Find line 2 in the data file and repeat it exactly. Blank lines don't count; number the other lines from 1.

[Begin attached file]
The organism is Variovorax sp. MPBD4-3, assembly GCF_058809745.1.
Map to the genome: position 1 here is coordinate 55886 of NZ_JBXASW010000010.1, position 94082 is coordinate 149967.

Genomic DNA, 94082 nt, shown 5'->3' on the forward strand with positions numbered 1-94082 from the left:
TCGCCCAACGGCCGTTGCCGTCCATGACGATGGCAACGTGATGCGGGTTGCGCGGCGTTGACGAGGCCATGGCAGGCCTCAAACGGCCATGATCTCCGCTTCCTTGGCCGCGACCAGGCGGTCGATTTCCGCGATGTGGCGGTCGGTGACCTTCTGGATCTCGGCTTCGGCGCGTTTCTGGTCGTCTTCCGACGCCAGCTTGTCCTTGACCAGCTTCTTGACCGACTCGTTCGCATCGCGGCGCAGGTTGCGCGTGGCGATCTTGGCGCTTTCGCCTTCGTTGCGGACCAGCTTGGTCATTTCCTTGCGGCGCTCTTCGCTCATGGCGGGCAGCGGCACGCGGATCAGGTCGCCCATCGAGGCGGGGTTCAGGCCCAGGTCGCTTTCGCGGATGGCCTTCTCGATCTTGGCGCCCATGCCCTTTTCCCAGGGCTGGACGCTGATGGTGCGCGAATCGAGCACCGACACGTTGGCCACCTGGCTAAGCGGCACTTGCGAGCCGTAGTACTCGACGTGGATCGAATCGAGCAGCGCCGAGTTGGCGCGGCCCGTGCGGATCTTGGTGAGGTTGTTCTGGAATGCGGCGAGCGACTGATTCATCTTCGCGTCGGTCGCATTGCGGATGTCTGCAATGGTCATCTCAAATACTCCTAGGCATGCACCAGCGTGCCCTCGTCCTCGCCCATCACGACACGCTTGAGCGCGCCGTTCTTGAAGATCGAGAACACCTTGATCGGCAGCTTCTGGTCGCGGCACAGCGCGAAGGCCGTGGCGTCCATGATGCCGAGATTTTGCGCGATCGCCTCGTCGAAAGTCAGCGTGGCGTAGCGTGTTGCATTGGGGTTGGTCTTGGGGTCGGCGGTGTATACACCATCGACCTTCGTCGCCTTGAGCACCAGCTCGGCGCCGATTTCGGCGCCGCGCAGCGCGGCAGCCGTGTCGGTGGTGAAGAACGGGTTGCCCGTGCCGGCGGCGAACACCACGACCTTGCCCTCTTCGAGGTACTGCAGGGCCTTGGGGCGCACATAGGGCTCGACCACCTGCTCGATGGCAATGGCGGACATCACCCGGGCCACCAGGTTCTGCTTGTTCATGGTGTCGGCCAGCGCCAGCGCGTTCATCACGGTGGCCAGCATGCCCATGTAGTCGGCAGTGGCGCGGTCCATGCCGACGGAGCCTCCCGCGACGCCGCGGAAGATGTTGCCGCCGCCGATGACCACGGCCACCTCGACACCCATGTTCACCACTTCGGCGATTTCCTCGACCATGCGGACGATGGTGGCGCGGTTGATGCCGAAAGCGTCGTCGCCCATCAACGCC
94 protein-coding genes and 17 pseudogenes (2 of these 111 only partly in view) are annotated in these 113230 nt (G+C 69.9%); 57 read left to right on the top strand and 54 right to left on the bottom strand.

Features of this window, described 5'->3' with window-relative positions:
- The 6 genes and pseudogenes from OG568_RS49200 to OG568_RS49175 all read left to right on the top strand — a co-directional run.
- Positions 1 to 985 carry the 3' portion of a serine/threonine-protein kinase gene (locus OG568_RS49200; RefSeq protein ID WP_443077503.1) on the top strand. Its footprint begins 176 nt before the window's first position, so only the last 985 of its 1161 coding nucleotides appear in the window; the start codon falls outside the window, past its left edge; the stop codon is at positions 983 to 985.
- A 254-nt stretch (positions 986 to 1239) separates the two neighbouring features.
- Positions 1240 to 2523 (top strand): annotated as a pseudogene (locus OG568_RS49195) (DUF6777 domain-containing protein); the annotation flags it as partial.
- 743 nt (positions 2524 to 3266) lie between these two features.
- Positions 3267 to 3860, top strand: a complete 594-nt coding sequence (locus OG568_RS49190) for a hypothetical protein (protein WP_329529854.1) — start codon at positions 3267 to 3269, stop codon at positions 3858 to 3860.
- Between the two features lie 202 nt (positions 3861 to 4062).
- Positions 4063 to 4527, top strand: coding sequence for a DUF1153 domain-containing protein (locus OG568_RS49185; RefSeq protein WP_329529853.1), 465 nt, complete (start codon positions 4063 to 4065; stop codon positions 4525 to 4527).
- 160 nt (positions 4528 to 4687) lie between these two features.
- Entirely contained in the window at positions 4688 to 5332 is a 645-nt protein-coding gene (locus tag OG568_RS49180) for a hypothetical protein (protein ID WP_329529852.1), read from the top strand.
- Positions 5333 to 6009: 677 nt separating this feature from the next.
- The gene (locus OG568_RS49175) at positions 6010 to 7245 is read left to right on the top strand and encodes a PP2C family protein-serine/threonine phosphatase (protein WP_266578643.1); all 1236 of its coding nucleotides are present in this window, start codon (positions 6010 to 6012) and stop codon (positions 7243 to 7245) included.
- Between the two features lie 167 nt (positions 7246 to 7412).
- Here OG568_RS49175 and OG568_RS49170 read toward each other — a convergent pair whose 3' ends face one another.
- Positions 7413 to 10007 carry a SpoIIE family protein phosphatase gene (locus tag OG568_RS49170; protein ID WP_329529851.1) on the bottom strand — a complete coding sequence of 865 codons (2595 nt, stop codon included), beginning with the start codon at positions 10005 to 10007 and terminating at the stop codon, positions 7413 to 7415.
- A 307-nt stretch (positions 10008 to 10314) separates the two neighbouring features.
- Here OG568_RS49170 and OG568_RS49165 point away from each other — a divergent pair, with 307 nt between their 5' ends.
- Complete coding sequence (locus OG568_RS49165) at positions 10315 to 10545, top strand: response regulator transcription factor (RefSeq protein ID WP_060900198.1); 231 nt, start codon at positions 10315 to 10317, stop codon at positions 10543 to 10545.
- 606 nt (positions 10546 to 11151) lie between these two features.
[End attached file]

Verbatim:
Map to the genome: position 1 here is coordinate 55886 of NZ_JBXASW010000010.1, position 94082 is coordinate 149967.